Saturday 27 March 2010

(T) “Battle” for Vergina

Disaccords and different approaches of archaeologists concerning the Palace of Aigai and the dating of the walls.

It may be almost two and half thousand years, but even on the ruins of the walls, of the Palace and the Theatre of ancient Aigai (Vergina) disaccord and battles are still raging, no longer with armies or aiming at power, but with scientific papers and approaches of archaeologists concerning the dating, the value and the interpretation of the finds at Vergina.

Photo: Ethnos

The 23rd meeting on the Archaeological Work in Macedonia and Thrace, which ended last Saturday in Thessaloniki, was the cause to openly reveal the disaccord.

The first disagreements was expressed concerning the paper delivered by Angeliki Kottaridi, head of the Museum of Vergina, concerning the Palace of Aigai.

Presenting new data concerning its destruction she supported that Philip, “to demonstrate the idea of his enlightened rule, needed a palace that would combine the functions of the political agora and the sacred Acropolis of a democratic state and thus the idea of the Palace of Aigai was born, an archetype for those of the Hellenistic world; in todays terms a building combining the functions of the Assembly, the Supreme Court, the Pentagon and the Presidential Palace…”

Photo: Ethnos

This conclusion, however, was the reason that strong objections were voiced and questions were raised by professors Demetris Pantermalis and Michalis Tiverios, but also by mrs Kottaridis’ own colleague in the same Archaeological Ephorate (17th), Pavlos Chrysostomou.

The question was discussed in a more lively manner in the breaks of the meeting, and those opposing the view supported that “it is not possible that the Presidential Palace of the time was in Aigai when the capital had already been moved to Pella, where the Palace covered 60.000 sq. m.”

The next clash was over…the walls of Vergina. The professor Panagiotis Faklaris presented for the first time the results of his research concerning the walls, saying that they “were built during a single phase, and that was during the reign of Kassander”.

This conclusion was the reason for an “attack” against mr Faklaris by mrs Kottaridi, who declared that she, during research on a different part of the wall, located remains from phases that are much more ancient, dating even from the reign of Perdikkas.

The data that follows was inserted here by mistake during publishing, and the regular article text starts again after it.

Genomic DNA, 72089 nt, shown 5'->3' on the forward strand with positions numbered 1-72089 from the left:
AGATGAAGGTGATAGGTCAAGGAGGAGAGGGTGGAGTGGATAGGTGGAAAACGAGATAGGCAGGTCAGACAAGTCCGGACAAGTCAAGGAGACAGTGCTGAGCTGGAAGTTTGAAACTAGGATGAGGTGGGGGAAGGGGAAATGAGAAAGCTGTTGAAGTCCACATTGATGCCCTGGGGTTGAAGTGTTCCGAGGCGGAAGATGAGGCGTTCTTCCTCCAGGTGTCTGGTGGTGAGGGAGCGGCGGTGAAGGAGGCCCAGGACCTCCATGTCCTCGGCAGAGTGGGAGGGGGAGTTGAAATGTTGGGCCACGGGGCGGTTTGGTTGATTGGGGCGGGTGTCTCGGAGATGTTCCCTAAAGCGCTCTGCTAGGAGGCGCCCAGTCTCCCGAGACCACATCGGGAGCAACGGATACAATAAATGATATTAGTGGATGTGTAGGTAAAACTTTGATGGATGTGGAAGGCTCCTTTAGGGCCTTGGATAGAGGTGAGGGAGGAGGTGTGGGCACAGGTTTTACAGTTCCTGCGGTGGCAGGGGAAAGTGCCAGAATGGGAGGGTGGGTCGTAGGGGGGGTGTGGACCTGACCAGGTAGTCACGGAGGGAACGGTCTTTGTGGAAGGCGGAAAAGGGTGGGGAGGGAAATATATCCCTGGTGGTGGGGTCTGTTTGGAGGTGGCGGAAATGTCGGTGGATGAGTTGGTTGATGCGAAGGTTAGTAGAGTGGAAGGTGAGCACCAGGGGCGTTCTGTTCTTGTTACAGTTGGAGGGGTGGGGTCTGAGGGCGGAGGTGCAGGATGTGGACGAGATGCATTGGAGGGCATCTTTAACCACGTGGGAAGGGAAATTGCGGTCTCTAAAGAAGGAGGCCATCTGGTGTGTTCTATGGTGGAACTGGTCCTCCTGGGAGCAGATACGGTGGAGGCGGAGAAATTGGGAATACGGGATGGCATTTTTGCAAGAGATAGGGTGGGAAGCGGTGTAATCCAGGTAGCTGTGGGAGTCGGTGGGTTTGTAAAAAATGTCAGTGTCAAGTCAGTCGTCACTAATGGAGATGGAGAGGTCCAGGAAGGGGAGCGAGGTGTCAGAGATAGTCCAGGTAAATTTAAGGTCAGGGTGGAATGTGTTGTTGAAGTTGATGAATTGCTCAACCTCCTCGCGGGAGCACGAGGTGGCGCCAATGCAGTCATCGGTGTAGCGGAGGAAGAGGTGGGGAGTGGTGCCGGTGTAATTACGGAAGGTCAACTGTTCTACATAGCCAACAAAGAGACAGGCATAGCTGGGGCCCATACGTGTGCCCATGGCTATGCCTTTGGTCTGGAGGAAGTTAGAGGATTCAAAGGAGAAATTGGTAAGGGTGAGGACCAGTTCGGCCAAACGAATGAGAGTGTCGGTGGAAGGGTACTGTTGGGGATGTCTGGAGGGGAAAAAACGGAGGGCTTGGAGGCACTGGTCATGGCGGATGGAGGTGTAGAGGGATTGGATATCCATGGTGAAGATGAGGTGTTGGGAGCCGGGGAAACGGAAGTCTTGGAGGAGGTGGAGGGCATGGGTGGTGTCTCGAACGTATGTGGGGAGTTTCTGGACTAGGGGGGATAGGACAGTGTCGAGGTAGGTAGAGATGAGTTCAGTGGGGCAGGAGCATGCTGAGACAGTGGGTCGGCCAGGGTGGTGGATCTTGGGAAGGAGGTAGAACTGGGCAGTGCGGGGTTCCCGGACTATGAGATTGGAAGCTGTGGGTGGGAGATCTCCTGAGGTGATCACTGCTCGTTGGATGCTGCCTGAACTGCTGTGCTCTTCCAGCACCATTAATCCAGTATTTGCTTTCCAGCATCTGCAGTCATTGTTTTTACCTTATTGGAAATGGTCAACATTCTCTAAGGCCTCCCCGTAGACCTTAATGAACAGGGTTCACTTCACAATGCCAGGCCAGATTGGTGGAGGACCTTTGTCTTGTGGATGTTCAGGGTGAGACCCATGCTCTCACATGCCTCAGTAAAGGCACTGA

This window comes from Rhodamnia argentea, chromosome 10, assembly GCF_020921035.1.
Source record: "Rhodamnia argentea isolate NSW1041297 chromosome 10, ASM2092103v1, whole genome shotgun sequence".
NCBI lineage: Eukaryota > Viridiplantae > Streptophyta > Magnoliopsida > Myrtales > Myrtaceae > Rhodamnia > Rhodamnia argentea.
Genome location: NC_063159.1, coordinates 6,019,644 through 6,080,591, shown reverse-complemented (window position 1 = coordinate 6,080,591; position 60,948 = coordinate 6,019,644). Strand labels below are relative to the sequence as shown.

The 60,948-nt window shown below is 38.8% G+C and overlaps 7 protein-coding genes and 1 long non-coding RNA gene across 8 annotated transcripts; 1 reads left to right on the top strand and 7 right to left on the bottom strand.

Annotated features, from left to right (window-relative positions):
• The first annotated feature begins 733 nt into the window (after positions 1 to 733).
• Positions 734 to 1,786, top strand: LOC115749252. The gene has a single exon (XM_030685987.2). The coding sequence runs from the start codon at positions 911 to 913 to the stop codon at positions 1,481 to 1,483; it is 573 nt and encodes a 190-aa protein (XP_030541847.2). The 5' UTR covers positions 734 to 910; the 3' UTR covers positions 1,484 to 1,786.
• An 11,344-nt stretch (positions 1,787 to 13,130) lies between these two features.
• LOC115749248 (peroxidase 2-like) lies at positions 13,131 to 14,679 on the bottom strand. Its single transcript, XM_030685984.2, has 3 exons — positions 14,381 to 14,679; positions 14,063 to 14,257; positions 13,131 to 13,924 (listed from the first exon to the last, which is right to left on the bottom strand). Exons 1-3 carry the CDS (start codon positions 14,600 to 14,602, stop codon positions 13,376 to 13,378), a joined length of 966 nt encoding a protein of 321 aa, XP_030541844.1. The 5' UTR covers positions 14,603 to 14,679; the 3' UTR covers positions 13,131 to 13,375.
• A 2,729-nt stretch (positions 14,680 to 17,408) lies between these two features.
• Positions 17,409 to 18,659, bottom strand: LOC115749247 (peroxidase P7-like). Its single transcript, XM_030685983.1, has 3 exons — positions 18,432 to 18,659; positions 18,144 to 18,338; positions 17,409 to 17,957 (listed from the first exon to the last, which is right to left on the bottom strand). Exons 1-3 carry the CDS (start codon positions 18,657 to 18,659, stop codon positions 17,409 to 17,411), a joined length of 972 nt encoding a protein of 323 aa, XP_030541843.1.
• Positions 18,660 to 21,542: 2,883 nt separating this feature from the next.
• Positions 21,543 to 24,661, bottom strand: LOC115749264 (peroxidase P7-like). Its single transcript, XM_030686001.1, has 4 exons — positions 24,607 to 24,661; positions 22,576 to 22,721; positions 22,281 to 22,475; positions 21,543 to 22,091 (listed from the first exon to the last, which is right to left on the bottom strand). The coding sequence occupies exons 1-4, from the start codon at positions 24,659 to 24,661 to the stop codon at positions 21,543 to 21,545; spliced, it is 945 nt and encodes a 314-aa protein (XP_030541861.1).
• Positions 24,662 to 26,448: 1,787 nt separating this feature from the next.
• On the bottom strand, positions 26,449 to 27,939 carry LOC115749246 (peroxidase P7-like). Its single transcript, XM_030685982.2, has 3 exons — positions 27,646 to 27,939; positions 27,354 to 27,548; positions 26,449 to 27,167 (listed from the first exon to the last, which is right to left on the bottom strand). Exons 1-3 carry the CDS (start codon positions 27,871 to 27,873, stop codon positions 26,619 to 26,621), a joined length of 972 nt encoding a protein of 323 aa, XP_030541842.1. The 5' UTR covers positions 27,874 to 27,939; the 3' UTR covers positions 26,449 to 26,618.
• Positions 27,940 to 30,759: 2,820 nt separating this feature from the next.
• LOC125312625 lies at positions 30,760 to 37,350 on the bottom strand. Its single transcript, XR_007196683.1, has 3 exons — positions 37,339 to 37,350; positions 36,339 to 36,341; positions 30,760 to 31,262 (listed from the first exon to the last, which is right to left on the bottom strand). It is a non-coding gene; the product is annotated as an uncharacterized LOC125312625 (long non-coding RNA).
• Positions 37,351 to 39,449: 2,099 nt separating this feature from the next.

Mr Faklaris “counterattacked”, saying that mrs Kottaridi “invaded and while there dug” in his sector, while he only got to see “the final sweepings”. My research had all the necessary permits and was done in all legality, answered mrs Kottaridi.

Mr Faklaris, however, in his paper did not name the town that was protected by the impressive walls and towers that he discovered. When questioned by Ethnos if it was Aigai, he answered characteristically “I know not”, insisting on his opinion, that he has supported for many years, that Vergina was not the site of the ancient capital of the Macedonians but some other city.

Ethnos asked mr Tiverios, who declared that in his opinion “the wall that mr Faklaris showed us is of the time of Kassander, but this does not exclude the existence at another point of a more ancient wall, but nothing of all this does not differentiate the estimation that the city is indeed Aigai”.

Finally the professor Giorgos Velenis put forward that “the idea that the theatre in Vergina was constructed with clay row of seats must definitely be abandoned and it is logic to assume that it had rows of seats of solid wooden blocks, which reached the veranda of the Palace of Aigai”, which also was used as a gynaikonitis (women’s quarters) for the presentations.

Professor Stella Drougou, who has published the theatre of Vergina with different conclusions, restrained herself to the comment: “I do not know if women watched the theatre. In any case I was not there”.

Source: Ethnos, 15.03.2010

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